Layla uses her new Scarlet Scarab power to take out countless goons as Moon Knight and Mr. Knight switch places in perfect harmony. Harrow gets Marc on the ground with his staff to his chest, but then Marc blacks out. He suddenly has Harrow at his mercy, and Layla has no clue as to what just happened. It wasn’t Marc, and it wasn’t Steven. It wasn't Kang. It wasn't Darcy. Who was responsible?
Let’s not dwell on it! They imprison Ammit within Harrow, because they think that this is better than placing her within a statue. Khonshu wants Moon Knight to go for the kill and be free, but Layla says that he’s free already. Moon Knight declines the kill and orders that they be released.
Khonshu obliges, and after Marc/Steven give a “laters gators” to “Dr. Harrow” in the asylum, they wake up strapped to Steven’s bed yet again. “Man Without Love” is playing, and there are two goldfish now. End of show!
This is the MCU, so no, that’s not the end. There’s still the matter of Marc/Steven’s blackout, which is addressed in a mid-credits scene. Harrow is taken out of a psychiatric hospital and put in a limo, where Khonshu waits for him. He never needed Layla to be his Avatar, because Marc has no idea how troubled he truly is.
The dividing glass lowers, and the driver turns around. It is Jake Lockley (Isaac), who is Marc’s cab driver personality from Marvel Comics. It’s Harrow/Ammit’s day to lose, because Jake draws a gun and plugs him twice as the limo pulls away.
With both Scarlet Scarab and Jake Lockley in the mix, we truly hope that this is not the end of Moon Knight.
Field of Reeds
-Layla saves a van full of people from Harrow during the street battle. A young girl asks her if she is an Egyptian superhero. With a smile, Layla tells her that she is.
-Mr. Knight proved just how formidable his new moves are in the this fight. There’s an extended beatdown that tracks him down the street and it may be the best action moment of the series.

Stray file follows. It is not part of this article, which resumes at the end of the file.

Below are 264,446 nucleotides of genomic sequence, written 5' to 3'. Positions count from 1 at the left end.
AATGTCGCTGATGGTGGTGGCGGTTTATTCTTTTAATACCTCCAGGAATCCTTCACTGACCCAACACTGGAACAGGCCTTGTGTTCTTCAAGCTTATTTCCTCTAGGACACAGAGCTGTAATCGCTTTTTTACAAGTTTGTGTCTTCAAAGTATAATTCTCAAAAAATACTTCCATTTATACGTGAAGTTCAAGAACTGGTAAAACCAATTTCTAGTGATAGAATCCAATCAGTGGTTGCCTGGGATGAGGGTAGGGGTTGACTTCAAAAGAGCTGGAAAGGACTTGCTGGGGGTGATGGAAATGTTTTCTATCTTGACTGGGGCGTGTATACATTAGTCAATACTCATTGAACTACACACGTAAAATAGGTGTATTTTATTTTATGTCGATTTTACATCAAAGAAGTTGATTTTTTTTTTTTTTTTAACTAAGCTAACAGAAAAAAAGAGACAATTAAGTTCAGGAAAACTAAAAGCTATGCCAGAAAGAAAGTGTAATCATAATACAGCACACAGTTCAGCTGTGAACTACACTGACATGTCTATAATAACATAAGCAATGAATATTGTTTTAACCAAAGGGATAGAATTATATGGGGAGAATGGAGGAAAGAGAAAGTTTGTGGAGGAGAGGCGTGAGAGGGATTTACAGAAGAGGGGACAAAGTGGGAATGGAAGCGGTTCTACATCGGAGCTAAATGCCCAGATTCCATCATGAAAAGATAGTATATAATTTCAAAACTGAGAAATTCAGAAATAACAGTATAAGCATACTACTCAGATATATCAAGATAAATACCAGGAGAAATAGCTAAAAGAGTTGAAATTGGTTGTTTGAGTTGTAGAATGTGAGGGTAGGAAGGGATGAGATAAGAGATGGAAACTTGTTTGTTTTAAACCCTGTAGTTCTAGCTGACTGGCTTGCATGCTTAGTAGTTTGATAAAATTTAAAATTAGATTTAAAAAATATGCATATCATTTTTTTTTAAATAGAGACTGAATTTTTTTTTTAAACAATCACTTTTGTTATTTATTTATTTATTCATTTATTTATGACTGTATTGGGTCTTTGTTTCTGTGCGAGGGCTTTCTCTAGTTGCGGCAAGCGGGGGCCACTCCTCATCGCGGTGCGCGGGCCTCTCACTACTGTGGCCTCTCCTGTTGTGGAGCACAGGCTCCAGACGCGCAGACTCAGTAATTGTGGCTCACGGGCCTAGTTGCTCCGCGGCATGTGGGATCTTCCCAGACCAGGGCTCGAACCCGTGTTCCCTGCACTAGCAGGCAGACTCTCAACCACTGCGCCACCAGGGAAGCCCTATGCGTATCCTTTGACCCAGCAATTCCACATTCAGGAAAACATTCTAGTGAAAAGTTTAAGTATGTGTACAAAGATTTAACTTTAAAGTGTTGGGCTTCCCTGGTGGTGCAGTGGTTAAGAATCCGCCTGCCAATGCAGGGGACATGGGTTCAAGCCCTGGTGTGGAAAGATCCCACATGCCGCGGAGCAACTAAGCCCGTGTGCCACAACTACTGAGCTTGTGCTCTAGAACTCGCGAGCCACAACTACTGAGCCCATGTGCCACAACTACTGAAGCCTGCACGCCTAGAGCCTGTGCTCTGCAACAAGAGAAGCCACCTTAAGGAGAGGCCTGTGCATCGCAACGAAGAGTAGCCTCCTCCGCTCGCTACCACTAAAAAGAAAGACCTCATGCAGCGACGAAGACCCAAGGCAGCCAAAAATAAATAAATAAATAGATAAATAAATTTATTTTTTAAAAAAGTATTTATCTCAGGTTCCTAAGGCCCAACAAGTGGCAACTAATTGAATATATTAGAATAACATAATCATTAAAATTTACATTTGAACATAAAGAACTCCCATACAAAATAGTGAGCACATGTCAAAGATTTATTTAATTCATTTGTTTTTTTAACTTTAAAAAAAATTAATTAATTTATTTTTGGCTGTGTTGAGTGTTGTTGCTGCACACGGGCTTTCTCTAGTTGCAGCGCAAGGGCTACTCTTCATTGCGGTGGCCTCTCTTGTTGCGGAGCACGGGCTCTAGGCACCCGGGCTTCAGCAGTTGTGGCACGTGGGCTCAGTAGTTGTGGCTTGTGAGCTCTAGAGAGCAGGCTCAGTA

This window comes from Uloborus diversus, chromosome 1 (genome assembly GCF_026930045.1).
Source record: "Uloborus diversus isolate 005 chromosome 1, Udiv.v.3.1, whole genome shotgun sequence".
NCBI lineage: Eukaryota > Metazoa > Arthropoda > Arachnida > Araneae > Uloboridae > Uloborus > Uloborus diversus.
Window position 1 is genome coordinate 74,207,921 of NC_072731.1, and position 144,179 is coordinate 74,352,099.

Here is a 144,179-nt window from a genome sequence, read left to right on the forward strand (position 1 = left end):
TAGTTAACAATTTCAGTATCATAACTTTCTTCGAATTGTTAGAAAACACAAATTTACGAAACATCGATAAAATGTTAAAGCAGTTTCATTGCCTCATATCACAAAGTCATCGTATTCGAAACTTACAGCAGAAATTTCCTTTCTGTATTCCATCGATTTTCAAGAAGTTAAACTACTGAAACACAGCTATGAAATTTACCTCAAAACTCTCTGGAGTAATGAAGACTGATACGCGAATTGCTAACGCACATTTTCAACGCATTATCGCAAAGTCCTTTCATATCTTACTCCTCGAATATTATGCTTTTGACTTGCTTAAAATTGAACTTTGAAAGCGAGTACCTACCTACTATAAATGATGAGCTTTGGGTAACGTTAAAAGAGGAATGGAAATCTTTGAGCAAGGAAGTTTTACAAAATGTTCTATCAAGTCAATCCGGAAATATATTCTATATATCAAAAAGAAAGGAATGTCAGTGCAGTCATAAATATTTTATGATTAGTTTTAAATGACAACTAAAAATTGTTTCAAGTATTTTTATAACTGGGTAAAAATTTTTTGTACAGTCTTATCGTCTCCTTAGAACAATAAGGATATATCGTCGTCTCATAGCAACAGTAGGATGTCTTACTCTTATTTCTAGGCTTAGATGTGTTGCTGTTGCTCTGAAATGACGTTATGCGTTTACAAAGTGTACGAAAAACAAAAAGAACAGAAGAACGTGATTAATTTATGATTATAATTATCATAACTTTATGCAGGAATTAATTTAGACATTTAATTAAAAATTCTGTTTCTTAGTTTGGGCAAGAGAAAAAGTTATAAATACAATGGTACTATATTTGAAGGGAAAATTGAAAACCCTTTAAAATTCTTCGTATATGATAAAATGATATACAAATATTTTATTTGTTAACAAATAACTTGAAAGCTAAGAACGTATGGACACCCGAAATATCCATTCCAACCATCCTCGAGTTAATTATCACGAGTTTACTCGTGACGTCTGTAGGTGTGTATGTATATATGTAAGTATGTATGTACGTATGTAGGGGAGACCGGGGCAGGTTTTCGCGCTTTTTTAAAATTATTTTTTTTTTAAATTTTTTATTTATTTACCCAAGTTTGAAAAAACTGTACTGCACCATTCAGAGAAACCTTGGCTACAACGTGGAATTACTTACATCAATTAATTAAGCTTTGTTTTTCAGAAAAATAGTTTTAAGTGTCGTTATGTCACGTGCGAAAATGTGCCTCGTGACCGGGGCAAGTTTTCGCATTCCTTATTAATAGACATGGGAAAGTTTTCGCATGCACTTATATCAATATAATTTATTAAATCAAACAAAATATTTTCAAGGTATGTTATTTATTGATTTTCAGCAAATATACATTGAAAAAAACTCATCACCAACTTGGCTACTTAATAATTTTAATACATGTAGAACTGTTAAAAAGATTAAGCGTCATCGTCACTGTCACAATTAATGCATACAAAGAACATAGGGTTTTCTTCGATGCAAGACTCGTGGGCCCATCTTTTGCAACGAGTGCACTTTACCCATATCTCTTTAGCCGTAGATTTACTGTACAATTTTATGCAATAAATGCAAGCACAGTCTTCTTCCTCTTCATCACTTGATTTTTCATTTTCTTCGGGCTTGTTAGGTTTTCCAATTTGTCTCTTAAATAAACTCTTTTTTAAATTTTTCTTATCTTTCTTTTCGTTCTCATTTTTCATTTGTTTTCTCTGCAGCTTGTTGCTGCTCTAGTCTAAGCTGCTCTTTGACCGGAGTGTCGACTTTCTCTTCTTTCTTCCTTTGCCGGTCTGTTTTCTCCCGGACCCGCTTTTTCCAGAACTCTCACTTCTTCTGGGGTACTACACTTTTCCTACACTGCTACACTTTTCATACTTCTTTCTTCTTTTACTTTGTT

-There is no real connection to the larger MCU in the episode. Aside from a couple of fleeting references, this season did not connect at all. Marc never says anything like, “Layla and I had to catch up after the five years we spent being snapped out of existence.”
-It doesn’t need to connect to be a fantastic series, but now that this section of the MCU is set, we can’t help but be curious as to how some of these characters would interact with other MCU denizens. Steven Grant would be in heaven talking to one of the Eternals. Moon Knight and Daredevil beating up criminals side by side would be a welcome sight.
-Favorite line/delivery of the episode goes to Steven Grant telling off “Dr. Harrow” in the final asylum scene: “Yeah, I don’t think you know as much as you think you do.”
-The score from Hesham Nazih is wonderful in this episode, and it has been every week.
-So ends, for now, what is likely the weirdest streaming MCU series yet. It wasn’t the comics, and it was never going to be. Critics and fans will likely give these six episodes all kinds of s**t. Who cares? We had a great time and we hope that you did too. At the very least, we hope that everyone can agree that Oscar Isaac’s performances were utterly brilliant. Laters, gators.
All six episodes Moon Knight are streaming on Disney+ right now. Ethan Hawke is always streaming in your heart.